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Mercer County Farm Bureau member Nick Moeller and his family are doing more than just brewing good beer in Maria Stein. They’re also bringing a new type of business to the countryside.
Moeller, a Casella native and graduate of Ohio State University, picked up his love of brewing beer on the West Coast, where he lived for just over a decade. When he and his wife, Monica, decided to move their family to Ohio, Moeller had already developed a home brew system that was brewing up to 20 gallons at a time.
“We just want everyone to have a great experience,” Moeller said, as he wiped down the bar of the sleek pole barn that has been transformed into a modern brewery. “As soon as we came up with the concept of Moeller Brew Barn, it just made sense,” he added as he looked across to the stainless steel tanks that brew the wide array of Moeller Brew Barn beers. “We knew that people would come as long as we made really good beer.”
So far the plan seems to be working. Moeller’s beers can be found on tap in bars all over Ohio and in cans in more than 150 retail stores. With names like Frogtown IPA (a nickname for Casella), Wally Post Red (a nod to a local baseball legend) and Burbank Blonde (named for Moeller’s wife, Monica), Moeller and his brewmaster Corey Everman love to pair hometown culture with their carefully crafted beers. They also love to work with local businesses to make their brews more delicious and efficient.
For example, the oats used for their Baked Oatmeal Stout are toasted at a nearby bakery to bring out the aroma and “almost oatmeal cookie flavor” before they’re used in the brew mash, Moeller said. The Brew Barn also works with a local farmer to dispose of its spent brewers grain as feed for dairy cattle as well as Ohio hops grower Heartland Hops in Fort Recovery. Heartland’s Cascade hops adds a citrus and grapefruit flavor and aroma to Moeller’s Frogtown IPA, he added.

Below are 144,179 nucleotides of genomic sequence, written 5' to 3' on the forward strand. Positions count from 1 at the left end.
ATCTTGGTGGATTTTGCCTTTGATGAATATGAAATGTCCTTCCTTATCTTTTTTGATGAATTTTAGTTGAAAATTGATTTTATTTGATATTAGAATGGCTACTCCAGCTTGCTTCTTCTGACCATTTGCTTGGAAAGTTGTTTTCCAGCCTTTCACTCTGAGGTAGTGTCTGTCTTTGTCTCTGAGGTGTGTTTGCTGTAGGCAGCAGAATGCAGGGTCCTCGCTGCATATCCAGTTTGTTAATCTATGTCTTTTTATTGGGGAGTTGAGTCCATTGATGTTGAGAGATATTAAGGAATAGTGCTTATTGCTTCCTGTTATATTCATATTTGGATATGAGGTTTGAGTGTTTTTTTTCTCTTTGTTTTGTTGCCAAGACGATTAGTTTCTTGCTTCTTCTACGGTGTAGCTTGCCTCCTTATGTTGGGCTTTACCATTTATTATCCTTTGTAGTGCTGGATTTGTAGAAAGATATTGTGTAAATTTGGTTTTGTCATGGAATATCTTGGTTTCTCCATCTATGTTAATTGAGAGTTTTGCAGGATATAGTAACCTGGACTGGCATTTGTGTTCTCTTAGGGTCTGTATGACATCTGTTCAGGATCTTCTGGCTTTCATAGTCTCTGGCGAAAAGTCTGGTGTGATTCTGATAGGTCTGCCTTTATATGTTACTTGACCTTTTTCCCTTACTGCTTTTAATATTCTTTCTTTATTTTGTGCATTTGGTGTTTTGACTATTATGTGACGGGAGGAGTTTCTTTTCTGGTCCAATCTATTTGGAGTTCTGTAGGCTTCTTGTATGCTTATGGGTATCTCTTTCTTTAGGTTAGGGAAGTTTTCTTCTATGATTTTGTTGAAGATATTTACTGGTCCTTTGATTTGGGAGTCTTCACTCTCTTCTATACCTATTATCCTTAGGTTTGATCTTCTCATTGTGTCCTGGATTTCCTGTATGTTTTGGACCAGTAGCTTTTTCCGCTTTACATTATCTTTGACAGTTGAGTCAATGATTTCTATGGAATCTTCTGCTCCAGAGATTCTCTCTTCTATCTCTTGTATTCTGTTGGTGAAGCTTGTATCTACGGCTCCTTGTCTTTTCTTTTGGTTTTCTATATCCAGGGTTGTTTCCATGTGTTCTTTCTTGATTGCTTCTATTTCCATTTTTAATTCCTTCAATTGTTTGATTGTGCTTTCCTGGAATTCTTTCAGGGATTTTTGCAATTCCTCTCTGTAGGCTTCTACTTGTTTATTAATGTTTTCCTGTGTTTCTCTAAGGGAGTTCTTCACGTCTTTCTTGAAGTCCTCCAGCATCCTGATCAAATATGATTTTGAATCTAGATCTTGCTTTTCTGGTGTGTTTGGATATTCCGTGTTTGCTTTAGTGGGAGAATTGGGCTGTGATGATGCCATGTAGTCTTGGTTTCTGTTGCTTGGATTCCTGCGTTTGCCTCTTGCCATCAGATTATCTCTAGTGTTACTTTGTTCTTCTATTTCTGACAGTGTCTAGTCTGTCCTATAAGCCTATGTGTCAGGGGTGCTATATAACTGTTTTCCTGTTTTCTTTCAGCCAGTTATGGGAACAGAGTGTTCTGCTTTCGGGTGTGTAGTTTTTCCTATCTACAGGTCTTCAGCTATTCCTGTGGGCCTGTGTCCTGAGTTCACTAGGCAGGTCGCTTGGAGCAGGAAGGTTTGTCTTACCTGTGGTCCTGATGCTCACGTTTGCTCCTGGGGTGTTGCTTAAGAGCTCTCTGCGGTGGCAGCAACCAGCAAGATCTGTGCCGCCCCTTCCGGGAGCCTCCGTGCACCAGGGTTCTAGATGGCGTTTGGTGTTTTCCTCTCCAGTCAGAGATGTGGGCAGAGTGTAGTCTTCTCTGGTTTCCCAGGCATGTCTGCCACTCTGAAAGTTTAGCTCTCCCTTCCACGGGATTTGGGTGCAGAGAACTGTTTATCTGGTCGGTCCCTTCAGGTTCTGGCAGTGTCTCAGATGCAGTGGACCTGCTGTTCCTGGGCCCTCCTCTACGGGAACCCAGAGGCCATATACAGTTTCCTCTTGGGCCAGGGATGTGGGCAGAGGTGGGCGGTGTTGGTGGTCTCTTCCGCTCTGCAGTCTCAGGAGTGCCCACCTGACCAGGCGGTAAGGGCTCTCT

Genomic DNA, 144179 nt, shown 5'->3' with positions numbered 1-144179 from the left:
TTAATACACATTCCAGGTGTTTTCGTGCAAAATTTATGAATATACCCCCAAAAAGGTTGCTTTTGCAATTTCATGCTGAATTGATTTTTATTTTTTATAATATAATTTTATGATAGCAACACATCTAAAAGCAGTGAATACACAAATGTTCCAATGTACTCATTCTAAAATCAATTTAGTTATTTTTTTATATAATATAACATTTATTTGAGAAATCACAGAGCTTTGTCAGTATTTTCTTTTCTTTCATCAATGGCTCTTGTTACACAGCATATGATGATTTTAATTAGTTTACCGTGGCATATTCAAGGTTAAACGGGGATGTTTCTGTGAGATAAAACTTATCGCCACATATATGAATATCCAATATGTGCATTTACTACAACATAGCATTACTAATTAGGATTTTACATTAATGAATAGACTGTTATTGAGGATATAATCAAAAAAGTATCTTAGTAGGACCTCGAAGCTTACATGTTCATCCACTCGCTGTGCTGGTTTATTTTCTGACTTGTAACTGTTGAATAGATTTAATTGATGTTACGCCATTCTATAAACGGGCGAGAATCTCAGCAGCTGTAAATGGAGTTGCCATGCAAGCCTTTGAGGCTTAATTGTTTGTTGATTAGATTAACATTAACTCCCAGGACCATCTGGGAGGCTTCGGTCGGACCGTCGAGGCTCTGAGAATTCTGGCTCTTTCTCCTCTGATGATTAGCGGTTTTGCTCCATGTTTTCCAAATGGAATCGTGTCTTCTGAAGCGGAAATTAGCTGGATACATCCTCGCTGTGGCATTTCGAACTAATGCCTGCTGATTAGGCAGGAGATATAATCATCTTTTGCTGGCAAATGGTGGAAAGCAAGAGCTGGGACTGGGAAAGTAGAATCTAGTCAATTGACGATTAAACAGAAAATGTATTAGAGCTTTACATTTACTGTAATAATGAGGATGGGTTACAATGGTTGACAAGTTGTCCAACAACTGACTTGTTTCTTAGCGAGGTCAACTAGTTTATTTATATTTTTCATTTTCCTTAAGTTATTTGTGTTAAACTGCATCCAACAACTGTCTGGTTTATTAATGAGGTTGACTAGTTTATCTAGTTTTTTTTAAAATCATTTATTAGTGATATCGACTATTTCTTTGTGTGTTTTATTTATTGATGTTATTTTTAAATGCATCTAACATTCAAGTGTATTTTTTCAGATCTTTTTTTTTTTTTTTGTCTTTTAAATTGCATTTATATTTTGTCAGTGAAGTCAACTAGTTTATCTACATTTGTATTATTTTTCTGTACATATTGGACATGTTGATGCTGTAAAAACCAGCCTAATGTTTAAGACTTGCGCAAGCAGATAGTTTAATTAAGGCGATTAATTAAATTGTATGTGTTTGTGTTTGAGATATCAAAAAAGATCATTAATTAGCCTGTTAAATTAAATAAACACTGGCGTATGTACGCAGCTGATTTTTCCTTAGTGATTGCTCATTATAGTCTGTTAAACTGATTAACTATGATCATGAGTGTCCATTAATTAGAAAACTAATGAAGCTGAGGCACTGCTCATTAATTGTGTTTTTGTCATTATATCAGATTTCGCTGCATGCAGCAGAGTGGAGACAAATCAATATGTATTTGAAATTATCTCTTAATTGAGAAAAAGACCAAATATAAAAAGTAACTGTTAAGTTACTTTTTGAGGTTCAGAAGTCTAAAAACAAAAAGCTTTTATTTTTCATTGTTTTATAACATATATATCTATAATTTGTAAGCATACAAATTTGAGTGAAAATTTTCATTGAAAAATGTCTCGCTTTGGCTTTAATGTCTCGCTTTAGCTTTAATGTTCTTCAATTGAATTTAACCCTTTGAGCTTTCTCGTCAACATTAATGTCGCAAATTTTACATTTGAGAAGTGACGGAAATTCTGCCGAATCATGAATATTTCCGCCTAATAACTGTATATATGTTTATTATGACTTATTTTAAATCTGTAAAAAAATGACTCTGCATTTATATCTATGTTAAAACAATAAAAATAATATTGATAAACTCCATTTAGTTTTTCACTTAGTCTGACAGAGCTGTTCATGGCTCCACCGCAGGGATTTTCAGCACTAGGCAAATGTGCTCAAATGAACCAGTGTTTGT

At the Brew Barn, the entire brewing process is visible to customers and feedback is frequently given to perfect their brews. “People love being able to watch the process,” Moeller said. Everman agreed.
“Brewing is a lot like cooking in the kitchen,” Everman said. “Our latest release of Rooster Bock is a good example — we put together our recipe, most importantly the malt bill. Then crack the grains, hit ’em with hot water and heat the grains, get some starch to sugar conversion, then boil the runoff and add some hops to spice. Taste and customer feedback tells us how to adjust the recipes.”
The brewery, which opened in 2015, also has become a hub for the community, hosting events, live music, classes and visitors from across Ohio, the United States and the world.
“People love it, businesses bring customers here to show off their hometown,” Moeller said. The Brew Barn also employs 20 people from Maria Stein and the surrounding areas. “People want to support us because our beer is good, but also because their friends work here, that’s something great about a small town.”
This atmosphere of family, friendship and feedback makes the brewery a truly unique place. “When you sit down at the Brew Barn, you just want to talk to strangers and get to know them,” Moeller said. It’s rather like gathering around a kitchen table.
To find more information on the brewery, upcoming events and where to find their beer, visit moellerbrewbarn.com.
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